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October 16. 2012 12:38PM

Former Sen. John Durkin dies


Former U.S. Sen. John Durkin gestures while talking about the long recount battle he had in 1974 in his race for the the Senate against Louis Wyman. Durkin was expressing support for the 2000 presidential election recount efforts in Florida. (File Photo) 


Congressman Louis Wyman, right, and challenger John Durkin wait for the beginning of a televised debate during their 1974 Senate contest that ended in a virtual dead heat and had to be rerun. (File Photo) 

Former U.S. Sen. John Durkin, D-N.H., known for his long-time public service and for being one of the candidates in the closest Senate election in U.S. history back in 1974, died today.
He was 76.

Durkin served in the U.S. Senate from 1975-80. He was graduated from the College of the Holy Cross in 1959 and Georgetown University Law Center in 1965 and served as an assistant New Hampshire attorney general from 1966 to 1968. He was also the state's insurance commissioner from 1968 to 1973.

His obituary, scheduled to run in tomorrow's New Hampshire Union Leader, indicates he was a long-time resident of Manchester and more recently of the New Hampshire Veterans Home in Tilton. He had battled dementia for the past few years, according to his family.

Durkin was born March 29, 1936, in Brookfield, Mass., and was the youngest of four children.

In 1974, he won the Democratic nomination for the Senate but lost to Republican U.S. Rep. Louis Wyman by 355 votes in the Nov. 5 election. Durkin demanded a recount, which resulted in his 10-vote victory.

He was certified the winner, but Wyman demanded another recount which he won by two votes. Gov. Meldrim Thomson appointed Wyman to the seat in December 1974 for the remainder of U.S. Sen. Norris Cotton's term. Durkin, however, appealed the election result to the full U.S. Senate, which has the final say in Senate elections, according to the U.S. Constitution.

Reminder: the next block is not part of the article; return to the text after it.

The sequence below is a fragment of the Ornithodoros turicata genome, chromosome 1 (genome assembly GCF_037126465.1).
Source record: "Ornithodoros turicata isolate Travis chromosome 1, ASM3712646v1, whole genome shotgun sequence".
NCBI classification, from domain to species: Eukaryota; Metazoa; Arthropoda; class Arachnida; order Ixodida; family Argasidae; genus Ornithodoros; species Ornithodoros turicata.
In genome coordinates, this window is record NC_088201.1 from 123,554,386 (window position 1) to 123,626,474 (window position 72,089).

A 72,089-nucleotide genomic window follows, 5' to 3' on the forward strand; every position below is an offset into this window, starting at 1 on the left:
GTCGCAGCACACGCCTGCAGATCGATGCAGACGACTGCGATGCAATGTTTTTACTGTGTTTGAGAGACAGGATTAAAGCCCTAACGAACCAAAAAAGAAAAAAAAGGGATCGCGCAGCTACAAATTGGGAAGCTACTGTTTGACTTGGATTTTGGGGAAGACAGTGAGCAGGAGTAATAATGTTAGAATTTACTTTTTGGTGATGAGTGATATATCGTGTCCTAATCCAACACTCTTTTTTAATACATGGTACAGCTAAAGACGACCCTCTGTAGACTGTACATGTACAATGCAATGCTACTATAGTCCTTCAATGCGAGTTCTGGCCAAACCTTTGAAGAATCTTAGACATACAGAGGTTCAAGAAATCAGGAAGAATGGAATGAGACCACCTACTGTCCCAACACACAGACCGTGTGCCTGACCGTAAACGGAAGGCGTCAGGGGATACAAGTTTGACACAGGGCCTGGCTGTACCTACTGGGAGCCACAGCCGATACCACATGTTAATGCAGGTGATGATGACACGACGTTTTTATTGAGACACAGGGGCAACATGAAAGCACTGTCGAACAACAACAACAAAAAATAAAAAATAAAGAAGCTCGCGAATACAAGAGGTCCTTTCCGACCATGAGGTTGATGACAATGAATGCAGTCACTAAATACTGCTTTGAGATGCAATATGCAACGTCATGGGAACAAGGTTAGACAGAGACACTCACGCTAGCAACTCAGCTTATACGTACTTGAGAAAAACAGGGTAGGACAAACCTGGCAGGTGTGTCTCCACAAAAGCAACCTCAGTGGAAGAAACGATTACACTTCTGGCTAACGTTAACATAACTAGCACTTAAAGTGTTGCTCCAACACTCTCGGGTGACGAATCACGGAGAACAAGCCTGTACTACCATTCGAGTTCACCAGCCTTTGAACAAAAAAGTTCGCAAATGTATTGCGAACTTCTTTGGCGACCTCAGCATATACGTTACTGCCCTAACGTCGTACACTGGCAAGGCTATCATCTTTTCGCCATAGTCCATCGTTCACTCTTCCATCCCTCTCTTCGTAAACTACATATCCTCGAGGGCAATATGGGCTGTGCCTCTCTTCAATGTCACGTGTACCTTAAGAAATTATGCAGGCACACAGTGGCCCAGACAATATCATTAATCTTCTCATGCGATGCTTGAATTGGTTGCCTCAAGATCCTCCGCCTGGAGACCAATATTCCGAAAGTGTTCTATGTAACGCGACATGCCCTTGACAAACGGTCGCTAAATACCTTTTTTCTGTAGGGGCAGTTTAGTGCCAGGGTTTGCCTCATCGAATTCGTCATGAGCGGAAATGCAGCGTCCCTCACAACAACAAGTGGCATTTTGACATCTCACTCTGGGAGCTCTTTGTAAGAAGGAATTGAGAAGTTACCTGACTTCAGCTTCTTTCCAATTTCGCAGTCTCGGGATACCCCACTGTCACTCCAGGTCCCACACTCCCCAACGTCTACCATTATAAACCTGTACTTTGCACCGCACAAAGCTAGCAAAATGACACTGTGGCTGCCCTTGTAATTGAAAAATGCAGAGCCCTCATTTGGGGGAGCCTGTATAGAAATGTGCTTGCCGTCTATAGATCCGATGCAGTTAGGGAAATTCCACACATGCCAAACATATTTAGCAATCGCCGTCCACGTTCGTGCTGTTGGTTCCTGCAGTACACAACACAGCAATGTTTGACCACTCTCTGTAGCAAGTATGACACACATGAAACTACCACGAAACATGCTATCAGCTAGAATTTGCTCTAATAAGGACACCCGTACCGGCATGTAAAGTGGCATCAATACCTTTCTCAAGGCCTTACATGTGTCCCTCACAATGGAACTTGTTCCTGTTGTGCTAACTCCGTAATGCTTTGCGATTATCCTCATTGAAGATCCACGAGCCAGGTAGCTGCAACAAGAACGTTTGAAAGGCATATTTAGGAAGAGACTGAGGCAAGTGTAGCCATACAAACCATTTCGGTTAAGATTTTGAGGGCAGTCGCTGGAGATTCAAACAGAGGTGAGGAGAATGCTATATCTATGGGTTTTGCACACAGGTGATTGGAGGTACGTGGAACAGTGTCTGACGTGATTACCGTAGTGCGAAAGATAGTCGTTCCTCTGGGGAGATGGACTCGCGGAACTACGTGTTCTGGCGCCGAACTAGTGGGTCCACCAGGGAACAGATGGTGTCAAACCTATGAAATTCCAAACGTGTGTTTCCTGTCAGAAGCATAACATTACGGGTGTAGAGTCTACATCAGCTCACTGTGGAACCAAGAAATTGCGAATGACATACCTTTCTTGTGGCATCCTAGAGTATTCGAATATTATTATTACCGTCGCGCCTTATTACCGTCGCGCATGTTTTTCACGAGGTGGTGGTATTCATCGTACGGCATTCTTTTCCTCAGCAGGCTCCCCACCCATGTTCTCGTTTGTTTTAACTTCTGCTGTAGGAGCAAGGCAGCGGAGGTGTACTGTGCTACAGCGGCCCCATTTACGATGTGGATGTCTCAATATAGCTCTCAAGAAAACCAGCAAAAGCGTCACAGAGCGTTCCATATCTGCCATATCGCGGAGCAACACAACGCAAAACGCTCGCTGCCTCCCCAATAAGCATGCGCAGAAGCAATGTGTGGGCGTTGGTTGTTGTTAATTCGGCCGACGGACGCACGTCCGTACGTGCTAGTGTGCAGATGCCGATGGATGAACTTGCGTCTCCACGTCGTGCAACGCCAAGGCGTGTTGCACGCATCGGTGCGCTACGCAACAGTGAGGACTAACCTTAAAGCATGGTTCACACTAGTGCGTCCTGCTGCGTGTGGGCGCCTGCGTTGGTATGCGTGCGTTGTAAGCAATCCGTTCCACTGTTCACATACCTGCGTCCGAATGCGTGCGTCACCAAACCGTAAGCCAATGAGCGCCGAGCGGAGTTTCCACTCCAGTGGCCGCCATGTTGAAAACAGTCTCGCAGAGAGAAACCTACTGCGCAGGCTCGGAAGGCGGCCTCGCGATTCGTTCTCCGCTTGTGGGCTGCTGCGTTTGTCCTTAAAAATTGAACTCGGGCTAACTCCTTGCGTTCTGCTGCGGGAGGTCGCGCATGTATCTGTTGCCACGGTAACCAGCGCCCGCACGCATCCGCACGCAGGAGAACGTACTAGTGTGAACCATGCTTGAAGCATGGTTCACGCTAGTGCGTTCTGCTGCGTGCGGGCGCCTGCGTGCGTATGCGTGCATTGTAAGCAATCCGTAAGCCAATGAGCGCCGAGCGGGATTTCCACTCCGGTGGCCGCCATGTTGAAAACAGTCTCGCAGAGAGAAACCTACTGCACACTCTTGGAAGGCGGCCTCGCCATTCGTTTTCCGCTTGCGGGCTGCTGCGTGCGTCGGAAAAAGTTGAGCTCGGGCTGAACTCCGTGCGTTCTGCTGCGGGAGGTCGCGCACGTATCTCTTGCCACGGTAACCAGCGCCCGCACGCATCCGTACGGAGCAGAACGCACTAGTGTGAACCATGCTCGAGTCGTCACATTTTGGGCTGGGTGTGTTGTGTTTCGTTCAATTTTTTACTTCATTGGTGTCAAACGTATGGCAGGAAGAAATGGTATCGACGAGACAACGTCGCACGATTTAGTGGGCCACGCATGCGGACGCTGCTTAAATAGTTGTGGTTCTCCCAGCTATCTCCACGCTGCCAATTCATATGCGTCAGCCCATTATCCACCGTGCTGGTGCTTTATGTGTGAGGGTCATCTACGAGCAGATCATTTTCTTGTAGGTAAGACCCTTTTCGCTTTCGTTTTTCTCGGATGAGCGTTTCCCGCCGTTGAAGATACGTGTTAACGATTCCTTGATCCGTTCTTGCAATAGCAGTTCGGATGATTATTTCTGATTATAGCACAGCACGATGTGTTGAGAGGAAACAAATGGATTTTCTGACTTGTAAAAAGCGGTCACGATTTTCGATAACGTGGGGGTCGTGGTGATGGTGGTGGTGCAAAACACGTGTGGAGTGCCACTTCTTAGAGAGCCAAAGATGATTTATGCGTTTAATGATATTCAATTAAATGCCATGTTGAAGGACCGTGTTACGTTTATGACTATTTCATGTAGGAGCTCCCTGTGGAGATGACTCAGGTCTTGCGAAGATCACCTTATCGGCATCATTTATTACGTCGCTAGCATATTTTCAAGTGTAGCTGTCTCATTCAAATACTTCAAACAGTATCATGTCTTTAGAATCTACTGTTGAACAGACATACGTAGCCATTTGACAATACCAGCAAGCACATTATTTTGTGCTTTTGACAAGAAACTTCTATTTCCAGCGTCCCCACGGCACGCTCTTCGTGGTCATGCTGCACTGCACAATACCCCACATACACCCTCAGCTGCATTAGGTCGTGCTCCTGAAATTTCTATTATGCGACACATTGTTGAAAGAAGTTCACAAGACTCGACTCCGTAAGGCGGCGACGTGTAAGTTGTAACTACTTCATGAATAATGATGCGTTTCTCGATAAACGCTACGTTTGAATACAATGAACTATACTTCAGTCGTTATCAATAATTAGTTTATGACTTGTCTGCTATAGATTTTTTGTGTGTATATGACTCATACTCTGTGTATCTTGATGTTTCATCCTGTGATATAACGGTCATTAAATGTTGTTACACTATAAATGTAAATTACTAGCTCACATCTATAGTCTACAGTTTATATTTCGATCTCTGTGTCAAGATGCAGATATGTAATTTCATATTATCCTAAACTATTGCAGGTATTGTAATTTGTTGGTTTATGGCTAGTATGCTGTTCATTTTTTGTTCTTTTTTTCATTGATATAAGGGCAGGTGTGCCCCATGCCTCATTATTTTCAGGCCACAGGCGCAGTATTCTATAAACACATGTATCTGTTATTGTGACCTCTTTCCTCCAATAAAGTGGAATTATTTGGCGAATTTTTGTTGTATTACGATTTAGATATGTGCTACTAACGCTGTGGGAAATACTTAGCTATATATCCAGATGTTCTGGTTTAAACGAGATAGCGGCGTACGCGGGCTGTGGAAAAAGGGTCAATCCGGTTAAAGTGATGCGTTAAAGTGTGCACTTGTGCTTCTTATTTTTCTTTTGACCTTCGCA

Ultimately, a special election was held and on Sept. 16, 1975, Durkin won the seat in a landslide, defeating Wyman by more than 27,000 votes.

Durkin lost his bid for reelection in 1980 when he was defeated by Republican Warren Rudman. He ran for U.S. Senate again in 1990 but lost to Republican Congressman Bob Smith.

U.S. Sen. Jeanne Shaheen, D-N.H., issued a statement Tuesday calling Durkin a longtime personal friend to her and “to all working men and women in New Hampshire. John was a colorful and authentic public servant, and I will miss his quick wit and dedication to serving the underdog. My thoughts and prayers are with the entire Durkin family.”

Gov. John Lynch said Durkin dedicated much of his life to public service.
“He served the people of New Hampshire well at the state level and in the U.S. Senate, where among other issues, he worked to ensure our veterans received the benefits they deserved,” Lynch said in a prepared statement. “His passing is truly a loss for New Hampshire. My thoughts and prayers, and those of my wife Susan, are with the entire Durkin family at this time.”

Lynch ordered flags be lowered to half staff on the day of Sen. Durkin's funeral.


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